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Offense Matured As Opening Drive Clicked

The Packers began last week’s game with an 83-yard drive for a touchdown. Right out of the tunnel, and right down the field. A start like that has happened only twice in the 21-game Mike McCarthy era. - More Audio | Video | Packers-Redskins Game Center Notebook: Coston Questionable, Moll Ready At RG


It's not something that has happened very often over the past couple of seasons, and the achievement perhaps wasn't duly noted in the wake of the loss to the Chicago Bears last Sunday.

But the Packers began that game with an 83-yard drive for a touchdown. Right out of the tunnel, and right down the field.

A start like that has happened only twice in the 21-game Mike McCarthy era, and for an offense that has as many as six key players with three years or less of NFL experience, it's a true sign of growth to be able to get things clicking right from the first snap.

"It's a very important element in terms of this offense's progression," offensive coordinator Joe Philbin said. "Confidence is a critical factor in any sport, and when you taste success early you kind of whet your appetite a little bit and you feel like you can continue to do so, and you're just going to build momentum in the course of the game."

The only other time under McCarthy the offense began a game like that was, coincidentally, against the Bears in the season finale last year, when it marched 75 yards for an opening TD. The offense scored two other touchdowns on its first possession last year, but both of those were on short drives set up by turnovers against New Orleans and Seattle.

This one was no gimme. A holding penalty on the opening kickoff return put the Packers on their own 17, and it took just seven plays to go the length of the field. The offense didn't even face a third down until it was third-and-goal from the 2-yard line.

A 44-yard run by DeShawn Wynn was the big play that got the Packers into scoring range, but even before that snap the offense was on the move with a 12-yard run by Wynn and passes of 7 yards to Donald Driver and 12 yards to Greg Jennings on the first three plays.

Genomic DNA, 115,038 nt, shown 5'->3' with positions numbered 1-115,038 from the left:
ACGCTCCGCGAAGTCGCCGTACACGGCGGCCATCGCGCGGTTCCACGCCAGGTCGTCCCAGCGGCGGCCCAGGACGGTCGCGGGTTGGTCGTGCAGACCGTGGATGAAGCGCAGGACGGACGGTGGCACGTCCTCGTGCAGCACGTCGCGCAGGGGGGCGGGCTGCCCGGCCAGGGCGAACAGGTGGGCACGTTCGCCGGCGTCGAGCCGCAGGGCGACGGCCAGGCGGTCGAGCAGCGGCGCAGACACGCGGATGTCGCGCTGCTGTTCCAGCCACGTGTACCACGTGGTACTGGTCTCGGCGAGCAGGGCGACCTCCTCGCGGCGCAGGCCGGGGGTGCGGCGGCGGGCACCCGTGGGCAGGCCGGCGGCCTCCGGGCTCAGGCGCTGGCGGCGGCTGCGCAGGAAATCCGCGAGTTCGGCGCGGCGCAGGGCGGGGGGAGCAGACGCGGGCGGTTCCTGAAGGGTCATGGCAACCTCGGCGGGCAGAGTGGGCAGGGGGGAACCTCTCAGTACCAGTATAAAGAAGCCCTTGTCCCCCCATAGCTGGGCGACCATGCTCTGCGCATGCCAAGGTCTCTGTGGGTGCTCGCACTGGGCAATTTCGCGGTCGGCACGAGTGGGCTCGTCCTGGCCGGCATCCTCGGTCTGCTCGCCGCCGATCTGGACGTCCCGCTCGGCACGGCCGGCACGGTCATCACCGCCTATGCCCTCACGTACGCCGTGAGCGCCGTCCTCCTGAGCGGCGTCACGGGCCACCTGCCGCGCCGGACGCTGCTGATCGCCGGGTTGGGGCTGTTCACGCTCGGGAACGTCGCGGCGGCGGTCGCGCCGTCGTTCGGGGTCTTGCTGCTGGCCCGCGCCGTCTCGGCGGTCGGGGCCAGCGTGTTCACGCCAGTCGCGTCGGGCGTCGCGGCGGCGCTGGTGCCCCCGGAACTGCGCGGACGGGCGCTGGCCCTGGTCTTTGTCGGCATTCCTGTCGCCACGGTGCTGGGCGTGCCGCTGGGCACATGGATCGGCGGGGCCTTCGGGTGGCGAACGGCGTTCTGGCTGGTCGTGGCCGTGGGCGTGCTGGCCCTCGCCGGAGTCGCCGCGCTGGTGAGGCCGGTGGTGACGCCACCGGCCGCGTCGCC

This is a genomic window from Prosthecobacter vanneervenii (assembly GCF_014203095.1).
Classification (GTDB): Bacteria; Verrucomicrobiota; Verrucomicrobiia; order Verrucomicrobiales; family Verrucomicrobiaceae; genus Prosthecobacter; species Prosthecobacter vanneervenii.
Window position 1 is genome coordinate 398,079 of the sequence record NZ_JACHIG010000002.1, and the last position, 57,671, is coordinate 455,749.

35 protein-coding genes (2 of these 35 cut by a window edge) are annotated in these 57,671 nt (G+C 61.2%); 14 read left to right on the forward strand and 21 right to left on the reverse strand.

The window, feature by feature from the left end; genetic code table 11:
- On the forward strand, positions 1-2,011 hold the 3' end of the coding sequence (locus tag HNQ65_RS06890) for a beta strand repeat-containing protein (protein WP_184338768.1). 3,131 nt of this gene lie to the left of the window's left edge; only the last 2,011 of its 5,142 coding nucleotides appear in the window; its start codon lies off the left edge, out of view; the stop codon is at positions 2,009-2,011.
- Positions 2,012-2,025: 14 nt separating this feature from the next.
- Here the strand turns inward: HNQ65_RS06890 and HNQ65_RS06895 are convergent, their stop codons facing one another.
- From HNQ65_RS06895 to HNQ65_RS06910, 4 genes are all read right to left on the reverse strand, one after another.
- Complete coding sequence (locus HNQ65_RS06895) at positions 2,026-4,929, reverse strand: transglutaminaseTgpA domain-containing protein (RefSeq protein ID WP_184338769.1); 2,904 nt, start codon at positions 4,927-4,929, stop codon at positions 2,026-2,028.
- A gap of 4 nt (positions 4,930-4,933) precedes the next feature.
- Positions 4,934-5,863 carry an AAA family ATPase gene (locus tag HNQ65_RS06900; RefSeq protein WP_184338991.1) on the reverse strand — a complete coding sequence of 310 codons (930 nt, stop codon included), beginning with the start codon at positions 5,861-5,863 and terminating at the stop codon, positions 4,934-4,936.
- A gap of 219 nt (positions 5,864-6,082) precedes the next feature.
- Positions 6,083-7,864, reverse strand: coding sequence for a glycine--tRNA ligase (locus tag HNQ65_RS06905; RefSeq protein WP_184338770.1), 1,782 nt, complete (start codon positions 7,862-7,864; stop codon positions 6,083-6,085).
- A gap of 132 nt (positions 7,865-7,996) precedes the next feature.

"You need guys to step up and make plays, and the real encouraging thing was it appears coming out of the gate our guys were ready to go physically, they were ready to go emotionally," Philbin said. "They were hungry, and I think that's the reason why we got the ball in the end zone."

The offense was in great position to feed off of that momentum as well. After a three-and-out by the Bears, the Packers got the ball back at their own 22 and moved all the way into the red zone again.

Unfortunately, a fumble by receiver James Jones inside the 10-yard line short-circuited the chance to add to the early lead. But the fast start that had been established by the offense on the first drive had carried over, and the potential created by the tempo was evident.

"That just shows you how much more mature we are as an offense," tight end Bubba Franks said. "It also shows you how deadly we can be."

{sportsad300}The next step in the maturity of the offense will be to capitalize fully on the early momentum when things are clicking.

Turnovers prevented the 341 yards gained in the first half from producing more than 17 points, and a blocking breakdown on a critical third-and-1 play in the red zone on the Packers' opening drive of the second half forced a field goal attempt that turned out to be Green Bay's final points of the evening.

"When you come into a game and you want to play well, starting fast is a key element," right guard Junius Coston said. "When you come out and score like that like we did, it made us feel real good, but we just have to figure out a way to pull that game out."

Going up against Washington, the NFC's No. 1 defense in yards and points allowed, on Sunday, only places a higher premium on a productive beginning that carries through.

"It's going to be important to get off to a fast start and maintain that," Franks said. "We have to maintain our focus and our physicalness the entire game for 60 minutes and not just half a game.

"We're to the point in the schedule you can't go out and play half a game and expect to win. You have to get ready for four quarters."

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